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Now I wouldn’t call myself savvy in the ways of the financial world.  I have, however, returned to those Kirkland Lake roots over the past several years, and begun to supplement the gold left to me by my aunt and uncle.  Real metal, mind you, not paper promissory notes.  The seed they planted has blossomed and will, I devoutly hope, eventually bear fruit.

I haven’t been back to Kirkland Lake in half a lifetime.  Those iconic headframes may no longer stand, stark against the sky, and the chimneys may no longer spew their acrid smoke.  But I metaphorically look to them to see which way the wind is blowing, I check the barometrics of precious metal prices, and I try to predict the financial forecast.

I hope my aunt and uncle would be proud of me.

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Nothing Else Matters

I read an interesting post recently by an author, John Gorman*, who professed that life is essentially meaningless, that there’s no preordained destination for our journey.  Rather than searching fruitlessly for meaning in life, he wrote, we should be looking for the intrinsic value in the things we do along the way.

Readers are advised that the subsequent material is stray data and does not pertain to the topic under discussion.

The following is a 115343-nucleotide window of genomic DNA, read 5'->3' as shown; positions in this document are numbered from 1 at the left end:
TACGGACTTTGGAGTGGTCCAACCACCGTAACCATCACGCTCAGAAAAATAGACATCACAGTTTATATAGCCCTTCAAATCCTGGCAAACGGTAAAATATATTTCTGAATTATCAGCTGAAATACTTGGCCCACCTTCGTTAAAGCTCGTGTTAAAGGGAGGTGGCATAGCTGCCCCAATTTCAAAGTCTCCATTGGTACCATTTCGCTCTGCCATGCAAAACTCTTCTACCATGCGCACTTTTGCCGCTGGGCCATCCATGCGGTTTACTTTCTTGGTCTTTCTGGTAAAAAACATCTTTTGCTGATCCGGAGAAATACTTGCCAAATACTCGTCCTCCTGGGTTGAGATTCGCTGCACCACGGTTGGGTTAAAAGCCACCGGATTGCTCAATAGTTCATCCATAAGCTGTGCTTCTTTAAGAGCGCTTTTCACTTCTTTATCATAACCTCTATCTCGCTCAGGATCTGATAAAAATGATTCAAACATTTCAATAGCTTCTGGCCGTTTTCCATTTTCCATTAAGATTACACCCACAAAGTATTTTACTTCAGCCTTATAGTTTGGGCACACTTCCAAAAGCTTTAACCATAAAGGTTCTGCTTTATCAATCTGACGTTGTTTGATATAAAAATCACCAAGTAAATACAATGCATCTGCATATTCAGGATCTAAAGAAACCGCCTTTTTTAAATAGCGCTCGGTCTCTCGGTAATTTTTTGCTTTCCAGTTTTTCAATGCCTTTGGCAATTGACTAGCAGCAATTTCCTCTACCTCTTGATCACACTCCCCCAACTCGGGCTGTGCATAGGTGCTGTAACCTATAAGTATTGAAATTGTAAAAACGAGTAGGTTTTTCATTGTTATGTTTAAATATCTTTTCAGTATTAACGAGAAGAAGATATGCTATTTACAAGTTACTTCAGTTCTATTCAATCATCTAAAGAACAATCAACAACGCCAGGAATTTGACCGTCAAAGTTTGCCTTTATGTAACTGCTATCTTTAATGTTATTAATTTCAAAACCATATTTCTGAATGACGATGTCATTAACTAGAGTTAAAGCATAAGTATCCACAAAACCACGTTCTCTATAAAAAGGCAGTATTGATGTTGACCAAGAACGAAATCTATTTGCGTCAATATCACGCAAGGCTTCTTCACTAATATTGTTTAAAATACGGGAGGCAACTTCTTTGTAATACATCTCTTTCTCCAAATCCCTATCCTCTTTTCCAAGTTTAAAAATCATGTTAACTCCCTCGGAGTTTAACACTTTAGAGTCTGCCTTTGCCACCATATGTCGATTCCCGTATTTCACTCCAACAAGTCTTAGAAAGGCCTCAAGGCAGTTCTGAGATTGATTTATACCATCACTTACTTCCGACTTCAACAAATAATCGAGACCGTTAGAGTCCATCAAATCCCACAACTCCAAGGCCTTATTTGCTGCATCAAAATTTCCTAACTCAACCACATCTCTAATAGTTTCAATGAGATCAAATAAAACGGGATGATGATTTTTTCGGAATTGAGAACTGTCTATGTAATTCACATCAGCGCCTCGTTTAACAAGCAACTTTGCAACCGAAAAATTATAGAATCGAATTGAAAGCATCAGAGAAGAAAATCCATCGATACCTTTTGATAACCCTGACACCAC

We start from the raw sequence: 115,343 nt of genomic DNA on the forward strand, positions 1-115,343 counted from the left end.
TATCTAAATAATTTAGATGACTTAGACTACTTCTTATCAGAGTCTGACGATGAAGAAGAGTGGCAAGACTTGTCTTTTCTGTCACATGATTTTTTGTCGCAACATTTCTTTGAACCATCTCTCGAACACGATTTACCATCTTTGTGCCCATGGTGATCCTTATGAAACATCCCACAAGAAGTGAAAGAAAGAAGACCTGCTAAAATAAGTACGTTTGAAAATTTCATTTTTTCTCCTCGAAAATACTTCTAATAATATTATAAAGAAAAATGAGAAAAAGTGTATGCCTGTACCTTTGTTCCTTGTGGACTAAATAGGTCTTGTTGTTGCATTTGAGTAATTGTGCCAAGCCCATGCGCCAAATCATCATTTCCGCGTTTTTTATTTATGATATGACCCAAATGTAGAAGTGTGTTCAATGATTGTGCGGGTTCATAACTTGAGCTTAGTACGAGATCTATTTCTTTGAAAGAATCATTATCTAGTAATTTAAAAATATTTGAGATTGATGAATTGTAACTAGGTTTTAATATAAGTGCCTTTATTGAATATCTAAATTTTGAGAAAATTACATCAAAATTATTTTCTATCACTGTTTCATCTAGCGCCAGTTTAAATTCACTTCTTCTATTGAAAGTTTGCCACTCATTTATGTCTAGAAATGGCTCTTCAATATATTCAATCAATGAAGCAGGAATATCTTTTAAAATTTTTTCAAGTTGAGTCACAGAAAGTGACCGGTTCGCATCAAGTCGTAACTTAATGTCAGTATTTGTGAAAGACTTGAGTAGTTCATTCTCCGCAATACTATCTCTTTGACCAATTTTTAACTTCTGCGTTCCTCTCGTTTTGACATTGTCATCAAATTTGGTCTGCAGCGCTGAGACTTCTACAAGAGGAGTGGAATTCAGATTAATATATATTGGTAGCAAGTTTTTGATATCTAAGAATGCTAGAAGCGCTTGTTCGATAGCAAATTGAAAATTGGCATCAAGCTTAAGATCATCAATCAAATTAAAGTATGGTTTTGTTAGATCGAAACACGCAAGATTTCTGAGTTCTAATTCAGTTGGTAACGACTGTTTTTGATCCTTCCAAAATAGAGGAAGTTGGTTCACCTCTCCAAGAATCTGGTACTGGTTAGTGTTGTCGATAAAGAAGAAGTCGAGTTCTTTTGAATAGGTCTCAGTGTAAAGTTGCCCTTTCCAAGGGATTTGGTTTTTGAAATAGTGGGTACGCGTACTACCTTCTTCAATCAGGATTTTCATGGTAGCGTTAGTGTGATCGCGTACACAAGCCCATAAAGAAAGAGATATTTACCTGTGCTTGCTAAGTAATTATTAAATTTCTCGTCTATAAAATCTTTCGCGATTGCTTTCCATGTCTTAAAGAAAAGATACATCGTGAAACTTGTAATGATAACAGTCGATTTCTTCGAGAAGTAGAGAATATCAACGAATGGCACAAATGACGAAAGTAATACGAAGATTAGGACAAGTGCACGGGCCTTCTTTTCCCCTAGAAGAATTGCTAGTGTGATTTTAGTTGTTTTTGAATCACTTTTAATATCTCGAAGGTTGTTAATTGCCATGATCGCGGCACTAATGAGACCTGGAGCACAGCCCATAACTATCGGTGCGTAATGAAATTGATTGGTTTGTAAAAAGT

On the same day, I read another post by a different writer, Rachel McAlpine**, who mused poetically on the eventuality of her own death—

…I’ll be dead and I won’t know I’m dead because
the brain that could create, contain and comprehend that fact
has fled.

The two posts got me thinking about, guess what?  Death, and the value of life.  And here, in haiku form, are some conclusions I came to—

my thoughts, unbridled,

take me to worlds I ne’er will see,

nor have ever seen

The-Spirituality-and-Immortality-of-the-Soul

don’t fret the future,

focus fiercely on the now

where we live our lives

the now

the journey from womb

to tomb—no matter how long—

is but a fragment

immortal 2

I would have to live

forever to realize

I already died

live-a-life-of-purpose

nothing else matters

in the great, grand tapestry

if you are with me

together

See?  No worries.

*[John Gorman –  IG: @heygorman]  **[Rachel McAlpine – writeintolife.com/blog]